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DOHA, January 25, 2009 — The World Bank’s Global Gas Flaring Reduction partnership (GGFR) today officially welcomed Qatar as the first of the Gulf Cooperation Council (GCC) states to join the global effort to reduce the flaring of gas associated to oil production.
In a ceremony in Doha, the World Bank called on other oil producing countries and companies in the Middle East to join worldwide efforts of reducing the venting or flaring of natural gas, and of increasing energy efficiency to mitigate climate change. Besides Qatar, other GCC states include Bahrain, Kuwait, Oman, Saudi Arabia and UAE. So far, the only Middle Eastern country that had joined the gas flaring reduction partnership was Iraq.
When drilling for crude oil, gas usually comes to the surface as well and is often vented or flared instead of used for private or commercial consumption. The World Bank-led partnership between governments and companies tries to address this problem by working to reduce the environmentally harmful waste of gas.
“We welcome Qatar to the GGFR partnership and hope that other Gulf States will follow its example in joining the global gas flaring reduction effort,” said Somit Varma, the World Bank Group’s Director for Oil, Gas, Mining and Chemicals. “Limiting the environmentally harmful waste of gas in the oil-rich Middle East is critical to our goal of reducing global CO2 emissions and instead using associated gas for productive purposes.”
The GGFR partnership estimates that globally some 150 billion cubic meters (bcm) of gas are flared or wasted every year, adding about 400 million tons of greenhouse gases in annual emissions. This is equivalent to almost all the potential yearly emission reductions from projects currently submitted under the Kyoto mechanisms.
Gas Flaring in the Middle East and North Africa region is about 45 billion cubic meters, which makes it the second-largest flaring region in the world after Russia and the Caspian (about 60 bcm). Sub-Saharan Africa is the third-largest flaring region (about 35 bcm). The amount of gas flared in the Middle East alone (about 30 bcm) could feed a 20 million ton liquefied natural gas plant.
“It is indeed a matter of pride for Qatar that our country has become the first in the Arabian Gulf to join a World Bank program to bring down greenhouse gas emissions,” said HE Abdullah bin Hamad Al Attiyah, Qatar Deputy Premier and Minister of Energy and Industry who is also the Chairman & Managing Director of Qatar Petroleum.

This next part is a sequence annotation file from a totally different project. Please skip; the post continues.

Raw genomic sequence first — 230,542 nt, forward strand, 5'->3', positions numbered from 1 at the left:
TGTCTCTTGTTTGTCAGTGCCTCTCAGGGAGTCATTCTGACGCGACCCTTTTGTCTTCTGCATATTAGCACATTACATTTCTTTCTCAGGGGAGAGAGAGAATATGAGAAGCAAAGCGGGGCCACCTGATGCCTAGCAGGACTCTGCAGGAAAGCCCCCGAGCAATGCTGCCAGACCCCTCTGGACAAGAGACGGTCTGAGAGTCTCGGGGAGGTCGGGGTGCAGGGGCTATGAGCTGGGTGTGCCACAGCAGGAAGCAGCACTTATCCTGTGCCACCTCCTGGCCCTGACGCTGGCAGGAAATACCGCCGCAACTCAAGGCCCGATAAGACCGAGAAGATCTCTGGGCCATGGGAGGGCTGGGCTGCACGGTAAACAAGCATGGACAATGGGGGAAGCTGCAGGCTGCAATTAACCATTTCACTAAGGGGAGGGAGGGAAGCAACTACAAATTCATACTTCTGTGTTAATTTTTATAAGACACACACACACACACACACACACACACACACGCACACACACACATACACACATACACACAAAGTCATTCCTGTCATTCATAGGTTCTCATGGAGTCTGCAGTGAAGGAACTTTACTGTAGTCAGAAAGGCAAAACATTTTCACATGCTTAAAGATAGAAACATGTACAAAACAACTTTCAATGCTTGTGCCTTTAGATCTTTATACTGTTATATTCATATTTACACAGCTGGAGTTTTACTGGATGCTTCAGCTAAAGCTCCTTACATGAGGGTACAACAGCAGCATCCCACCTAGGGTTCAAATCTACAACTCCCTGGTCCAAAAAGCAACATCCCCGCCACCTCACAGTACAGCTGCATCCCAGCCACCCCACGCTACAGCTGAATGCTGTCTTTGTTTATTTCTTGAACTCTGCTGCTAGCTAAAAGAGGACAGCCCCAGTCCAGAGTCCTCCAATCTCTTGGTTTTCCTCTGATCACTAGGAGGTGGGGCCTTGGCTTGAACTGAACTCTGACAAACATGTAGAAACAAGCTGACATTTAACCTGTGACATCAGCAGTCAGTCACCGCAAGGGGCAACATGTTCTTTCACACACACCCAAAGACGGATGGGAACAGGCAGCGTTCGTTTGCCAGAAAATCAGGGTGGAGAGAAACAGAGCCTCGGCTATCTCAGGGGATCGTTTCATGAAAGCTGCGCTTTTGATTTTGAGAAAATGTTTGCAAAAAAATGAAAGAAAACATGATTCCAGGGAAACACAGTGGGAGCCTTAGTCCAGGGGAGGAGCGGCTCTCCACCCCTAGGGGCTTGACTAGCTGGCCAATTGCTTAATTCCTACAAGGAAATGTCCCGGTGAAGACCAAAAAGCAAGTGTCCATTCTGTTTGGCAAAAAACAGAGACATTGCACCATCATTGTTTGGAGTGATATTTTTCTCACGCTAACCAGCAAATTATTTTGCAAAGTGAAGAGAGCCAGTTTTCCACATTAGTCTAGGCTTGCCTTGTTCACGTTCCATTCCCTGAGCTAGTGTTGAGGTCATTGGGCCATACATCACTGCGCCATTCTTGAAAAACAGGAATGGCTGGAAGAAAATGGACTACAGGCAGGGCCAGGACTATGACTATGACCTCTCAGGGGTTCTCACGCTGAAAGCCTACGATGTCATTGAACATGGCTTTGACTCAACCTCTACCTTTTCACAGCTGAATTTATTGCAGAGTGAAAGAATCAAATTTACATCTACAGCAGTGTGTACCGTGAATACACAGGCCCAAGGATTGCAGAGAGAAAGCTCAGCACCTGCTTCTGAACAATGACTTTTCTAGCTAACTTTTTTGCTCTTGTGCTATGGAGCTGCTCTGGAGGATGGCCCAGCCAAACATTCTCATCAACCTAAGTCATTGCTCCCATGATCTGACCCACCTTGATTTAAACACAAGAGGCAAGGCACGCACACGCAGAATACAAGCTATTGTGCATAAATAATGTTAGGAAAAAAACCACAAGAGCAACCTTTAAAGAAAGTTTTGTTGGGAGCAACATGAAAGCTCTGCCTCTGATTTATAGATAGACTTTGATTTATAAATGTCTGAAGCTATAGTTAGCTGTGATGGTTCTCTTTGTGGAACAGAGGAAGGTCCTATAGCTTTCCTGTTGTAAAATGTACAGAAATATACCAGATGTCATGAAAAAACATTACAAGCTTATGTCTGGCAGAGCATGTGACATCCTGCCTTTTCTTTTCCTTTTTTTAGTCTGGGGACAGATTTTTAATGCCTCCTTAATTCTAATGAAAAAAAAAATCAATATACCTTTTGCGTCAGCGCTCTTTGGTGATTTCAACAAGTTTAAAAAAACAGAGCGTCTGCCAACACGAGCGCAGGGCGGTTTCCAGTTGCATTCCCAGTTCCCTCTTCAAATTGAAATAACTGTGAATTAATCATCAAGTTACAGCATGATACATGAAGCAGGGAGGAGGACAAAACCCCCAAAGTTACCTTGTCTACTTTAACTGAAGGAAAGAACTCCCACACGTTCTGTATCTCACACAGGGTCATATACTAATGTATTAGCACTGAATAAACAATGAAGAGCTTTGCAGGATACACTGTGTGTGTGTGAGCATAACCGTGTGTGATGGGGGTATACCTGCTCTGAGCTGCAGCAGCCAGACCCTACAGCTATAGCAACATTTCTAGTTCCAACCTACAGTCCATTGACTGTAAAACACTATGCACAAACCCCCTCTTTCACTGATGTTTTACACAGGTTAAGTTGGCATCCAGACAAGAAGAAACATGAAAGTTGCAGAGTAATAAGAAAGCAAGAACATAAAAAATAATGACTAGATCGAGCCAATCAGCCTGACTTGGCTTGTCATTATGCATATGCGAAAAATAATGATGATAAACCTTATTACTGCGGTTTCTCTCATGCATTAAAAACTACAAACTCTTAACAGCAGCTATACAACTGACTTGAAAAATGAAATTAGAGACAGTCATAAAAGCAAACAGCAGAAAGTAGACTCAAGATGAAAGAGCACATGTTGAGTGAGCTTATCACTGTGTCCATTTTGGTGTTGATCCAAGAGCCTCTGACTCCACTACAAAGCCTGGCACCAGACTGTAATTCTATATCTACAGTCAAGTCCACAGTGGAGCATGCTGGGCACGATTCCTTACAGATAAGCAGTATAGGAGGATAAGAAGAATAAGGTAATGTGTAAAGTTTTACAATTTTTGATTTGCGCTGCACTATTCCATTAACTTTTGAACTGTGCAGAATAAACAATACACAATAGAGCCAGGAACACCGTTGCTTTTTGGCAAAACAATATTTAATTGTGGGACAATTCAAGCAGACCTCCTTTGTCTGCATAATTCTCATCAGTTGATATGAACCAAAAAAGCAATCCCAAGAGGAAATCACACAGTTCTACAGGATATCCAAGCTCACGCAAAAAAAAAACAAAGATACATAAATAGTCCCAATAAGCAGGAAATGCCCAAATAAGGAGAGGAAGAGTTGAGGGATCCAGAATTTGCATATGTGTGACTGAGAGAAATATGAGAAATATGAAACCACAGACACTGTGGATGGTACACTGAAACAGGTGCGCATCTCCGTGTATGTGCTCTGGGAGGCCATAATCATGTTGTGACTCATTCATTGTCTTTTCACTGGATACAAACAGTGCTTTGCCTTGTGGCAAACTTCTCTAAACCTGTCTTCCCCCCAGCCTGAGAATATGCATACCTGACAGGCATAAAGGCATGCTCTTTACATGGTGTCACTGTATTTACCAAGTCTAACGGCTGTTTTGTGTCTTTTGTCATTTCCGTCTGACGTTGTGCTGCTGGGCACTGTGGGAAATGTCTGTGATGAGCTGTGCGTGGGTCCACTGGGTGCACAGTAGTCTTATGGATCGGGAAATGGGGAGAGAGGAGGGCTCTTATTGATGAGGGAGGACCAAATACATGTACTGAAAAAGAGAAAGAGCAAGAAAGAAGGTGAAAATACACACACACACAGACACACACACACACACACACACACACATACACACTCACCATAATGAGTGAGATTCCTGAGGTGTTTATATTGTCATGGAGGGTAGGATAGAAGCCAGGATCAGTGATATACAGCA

“The State of Qatar is committed to achieving its zero- flaring target and I believe that by joining the GGFR, we will be able to achieve our goals and thereby maintain and preserve our environment for our people and for future generations,”he added.
The specific focus of Qatar’s efforts is to: eliminate routine sources of associated gas venting that could be captured and conserved, and, eliminate or reduce the large sources of associated gas flaring, primarily the major sources of continuous production flaring, other than those related to emergency, safety, and operational upset. It outlines a cooperative approach for identifying feasible gas utilization alternatives that aims at reducing gas flaring.
The state of Qatar isworking hard towards a goal of no harm to people and no harm to the environment. Maintaining the quality of the environment for future generations is an important part of these efforts.
GGFR is a public-private partnership of governments, state-owned companies and major international oil companies committed to reducing flaring and venting worldwide. The GGFR partnership facilitates and supports national efforts to use the associated gas that comes with oil production and thus reduce flaring, by tackling the lack of effective regulatory frameworks and the constraints on gas utilization, such as insufficient infrastructure and poor access to local and international energy markets, particularly in developing countries.
What is gas flaring?
When crude oil is brought to the surface from several kilometers below, gas associated with such oil extraction usually comes to the surface as well. If oil is produced in areas of the world which lack gas infrastructure or a nearby gas market, a significant portion of this associated gas may be released into the atmosphere, un-ignited (vented) or ignited (flared).
Launched at the World Summit on Sustainable Development in August 2002, the GGFR public-private partnership brings around the table representatives of governments of oil-producing countries, state-owned companies and major international oil companies so that they can together overcome the barriers to reducing gas flaring by sharing global best practices and implementing country specific programs in gas flaring countries, with funding provided in part by the European Union, the World Bank, oil companies and donor countries.
GGFR partners and donors
The GGFR partnership, managed and facilitated by a team at the World Bank in Washington, DC, includes the following partners: Algeria (Sonatrach), Angola (Sonangol), Azerbaijan, Cameroon, Canada (CIDA), Chad, Ecuador (PetroEcuador), Equatorial Guinea, France, Gabon, Indonesia, Iraq, Kazakhstan, Khanty-Mansijsysk (Russia), Nigeria, Norway, Qatar, the United States (DOE) and Uzbekistan; BP, Chevron, ConocoPhillips, ENI, ExxonMobil, Marathon Oil, Shell, StatoilHydro, TOTAL, Qatar Petroleum; OPEC Secretariat, European Union, the World Bank and the IFC.